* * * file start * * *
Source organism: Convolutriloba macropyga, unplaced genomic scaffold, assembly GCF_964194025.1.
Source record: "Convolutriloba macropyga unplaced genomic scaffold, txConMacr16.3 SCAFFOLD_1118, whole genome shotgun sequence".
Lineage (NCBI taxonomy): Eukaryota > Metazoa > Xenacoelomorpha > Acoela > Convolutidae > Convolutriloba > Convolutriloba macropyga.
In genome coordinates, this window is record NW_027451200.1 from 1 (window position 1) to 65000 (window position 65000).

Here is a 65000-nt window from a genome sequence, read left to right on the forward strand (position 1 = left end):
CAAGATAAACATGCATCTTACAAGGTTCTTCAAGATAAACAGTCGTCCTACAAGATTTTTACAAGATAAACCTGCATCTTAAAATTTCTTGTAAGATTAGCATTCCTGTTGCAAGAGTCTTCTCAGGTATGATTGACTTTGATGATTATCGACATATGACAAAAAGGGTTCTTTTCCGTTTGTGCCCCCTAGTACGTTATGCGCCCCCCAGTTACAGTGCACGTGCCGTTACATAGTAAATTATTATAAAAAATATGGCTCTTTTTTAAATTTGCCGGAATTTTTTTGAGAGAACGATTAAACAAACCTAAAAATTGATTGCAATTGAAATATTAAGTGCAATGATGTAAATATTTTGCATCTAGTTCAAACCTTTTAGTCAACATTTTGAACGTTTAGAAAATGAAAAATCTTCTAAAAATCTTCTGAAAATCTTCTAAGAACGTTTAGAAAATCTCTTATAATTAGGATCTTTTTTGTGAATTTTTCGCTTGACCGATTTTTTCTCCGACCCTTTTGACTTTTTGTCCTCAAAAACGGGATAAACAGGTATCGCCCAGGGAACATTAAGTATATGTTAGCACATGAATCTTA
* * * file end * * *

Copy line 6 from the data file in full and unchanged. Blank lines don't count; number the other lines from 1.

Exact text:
CAAGATAAACATGCATCTTACAAGGTTCTTCAAGATAAACAGTCGTCCTACAAGATTTTTACAAGATAAACCTGCATCTTAAAATTTCTTGTAAGATTAGCATTCCTGTTGCAAGAGTCTTCTCAGGTATGATTGACTTTGATGATTATCGACATATGACAAAAAGGGTTCTTTTCCGTTTGTGCCCCCTAGTACGTTATGCGCCCCCCAGTTACAGTGCACGTGCCGTTACATAGTAAATTATTATAAAAAATATGGCTCTTTTTTAAATTTGCCGGAATTTTTTTGAGAGAACGATTAAACAAACCTAAAAATTGATTGCAATTGAAATATTAAGTGCAATGATGTAAATATTTTGCATCTAGTTCAAACCTTTTAGTCAACATTTTGAACGTTTAGAAAATGAAAAATCTTCTAAAAATCTTCTGAAAATCTTCTAAGAACGTTTAGAAAATCTCTTATAATTAGGATCTTTTTTGTGAATTTTTCGCTTGACCGATTTTTTCTCCGACCCTTTTGACTTTTTGTCCTCAAAAACGGGATAAACAGGTATCGCCCAGGGAACATTAAGTATATGTTAGCACATGAATCTTA